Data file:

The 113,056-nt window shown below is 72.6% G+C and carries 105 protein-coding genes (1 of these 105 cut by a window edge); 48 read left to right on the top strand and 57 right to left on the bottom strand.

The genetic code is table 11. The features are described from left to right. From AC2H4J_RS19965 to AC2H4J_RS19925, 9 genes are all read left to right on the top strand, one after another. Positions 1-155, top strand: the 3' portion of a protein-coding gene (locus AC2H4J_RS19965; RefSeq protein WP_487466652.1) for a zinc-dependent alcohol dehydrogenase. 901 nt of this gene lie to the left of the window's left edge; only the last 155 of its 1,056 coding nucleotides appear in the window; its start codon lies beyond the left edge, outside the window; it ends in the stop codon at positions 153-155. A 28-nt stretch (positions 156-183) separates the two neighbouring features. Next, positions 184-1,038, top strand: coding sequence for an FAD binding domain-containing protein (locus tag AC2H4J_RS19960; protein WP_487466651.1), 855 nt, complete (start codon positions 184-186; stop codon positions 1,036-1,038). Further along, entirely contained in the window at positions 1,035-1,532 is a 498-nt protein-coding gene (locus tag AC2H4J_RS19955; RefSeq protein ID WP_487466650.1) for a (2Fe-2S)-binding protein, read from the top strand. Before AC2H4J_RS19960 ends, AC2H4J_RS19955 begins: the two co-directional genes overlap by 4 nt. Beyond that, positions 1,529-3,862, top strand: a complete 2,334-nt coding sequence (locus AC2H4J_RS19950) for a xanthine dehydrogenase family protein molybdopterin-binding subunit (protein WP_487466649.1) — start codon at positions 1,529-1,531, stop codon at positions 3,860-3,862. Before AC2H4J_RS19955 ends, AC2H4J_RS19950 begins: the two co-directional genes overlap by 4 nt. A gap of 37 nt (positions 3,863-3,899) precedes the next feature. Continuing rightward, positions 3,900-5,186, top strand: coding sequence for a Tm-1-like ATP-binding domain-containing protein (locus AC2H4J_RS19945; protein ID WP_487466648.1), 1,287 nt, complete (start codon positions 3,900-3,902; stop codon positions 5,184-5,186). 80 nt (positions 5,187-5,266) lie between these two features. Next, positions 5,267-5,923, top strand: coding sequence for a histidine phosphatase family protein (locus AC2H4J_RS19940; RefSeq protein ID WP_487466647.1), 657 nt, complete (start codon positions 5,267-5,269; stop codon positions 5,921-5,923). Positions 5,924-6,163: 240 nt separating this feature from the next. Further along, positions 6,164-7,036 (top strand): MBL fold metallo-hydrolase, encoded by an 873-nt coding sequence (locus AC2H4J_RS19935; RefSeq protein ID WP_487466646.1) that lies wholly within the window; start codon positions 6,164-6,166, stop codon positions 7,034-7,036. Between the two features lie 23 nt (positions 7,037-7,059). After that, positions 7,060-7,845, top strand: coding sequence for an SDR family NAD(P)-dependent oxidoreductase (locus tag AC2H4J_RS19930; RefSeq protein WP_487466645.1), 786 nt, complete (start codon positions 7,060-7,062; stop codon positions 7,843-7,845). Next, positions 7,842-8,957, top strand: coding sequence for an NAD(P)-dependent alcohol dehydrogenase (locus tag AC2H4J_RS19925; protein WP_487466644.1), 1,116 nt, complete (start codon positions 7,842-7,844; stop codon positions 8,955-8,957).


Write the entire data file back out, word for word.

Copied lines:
The 113,056-nt window shown below is 72.6% G+C and carries 105 protein-coding genes (1 of these 105 cut by a window edge); 48 read left to right on the top strand and 57 right to left on the bottom strand.

The genetic code is table 11. The features are described from left to right. From AC2H4J_RS19965 to AC2H4J_RS19925, 9 genes are all read left to right on the top strand, one after another. Positions 1-155, top strand: the 3' portion of a protein-coding gene (locus AC2H4J_RS19965; RefSeq protein WP_487466652.1) for a zinc-dependent alcohol dehydrogenase. 901 nt of this gene lie to the left of the window's left edge; only the last 155 of its 1,056 coding nucleotides appear in the window; its start codon lies beyond the left edge, outside the window; it ends in the stop codon at positions 153-155. A 28-nt stretch (positions 156-183) separates the two neighbouring features. Next, positions 184-1,038, top strand: coding sequence for an FAD binding domain-containing protein (locus tag AC2H4J_RS19960; protein WP_487466651.1), 855 nt, complete (start codon positions 184-186; stop codon positions 1,036-1,038). Further along, entirely contained in the window at positions 1,035-1,532 is a 498-nt protein-coding gene (locus tag AC2H4J_RS19955; RefSeq protein ID WP_487466650.1) for a (2Fe-2S)-binding protein, read from the top strand. Before AC2H4J_RS19960 ends, AC2H4J_RS19955 begins: the two co-directional genes overlap by 4 nt. Beyond that, positions 1,529-3,862, top strand: a complete 2,334-nt coding sequence (locus AC2H4J_RS19950) for a xanthine dehydrogenase family protein molybdopterin-binding subunit (protein WP_487466649.1) — start codon at positions 1,529-1,531, stop codon at positions 3,860-3,862. Before AC2H4J_RS19955 ends, AC2H4J_RS19950 begins: the two co-directional genes overlap by 4 nt. A gap of 37 nt (positions 3,863-3,899) precedes the next feature. Continuing rightward, positions 3,900-5,186, top strand: coding sequence for a Tm-1-like ATP-binding domain-containing protein (locus AC2H4J_RS19945; protein ID WP_487466648.1), 1,287 nt, complete (start codon positions 3,900-3,902; stop codon positions 5,184-5,186). 80 nt (positions 5,187-5,266) lie between these two features. Next, positions 5,267-5,923, top strand: coding sequence for a histidine phosphatase family protein (locus AC2H4J_RS19940; RefSeq protein ID WP_487466647.1), 657 nt, complete (start codon positions 5,267-5,269; stop codon positions 5,921-5,923). Positions 5,924-6,163: 240 nt separating this feature from the next. Further along, positions 6,164-7,036 (top strand): MBL fold metallo-hydrolase, encoded by an 873-nt coding sequence (locus AC2H4J_RS19935; RefSeq protein ID WP_487466646.1) that lies wholly within the window; start codon positions 6,164-6,166, stop codon positions 7,034-7,036. Between the two features lie 23 nt (positions 7,037-7,059). After that, positions 7,060-7,845, top strand: coding sequence for an SDR family NAD(P)-dependent oxidoreductase (locus tag AC2H4J_RS19930; RefSeq protein WP_487466645.1), 786 nt, complete (start codon positions 7,060-7,062; stop codon positions 7,843-7,845). Next, positions 7,842-8,957, top strand: coding sequence for an NAD(P)-dependent alcohol dehydrogenase (locus tag AC2H4J_RS19925; protein WP_487466644.1), 1,116 nt, complete (start codon positions 7,842-7,844; stop codon positions 8,955-8,957).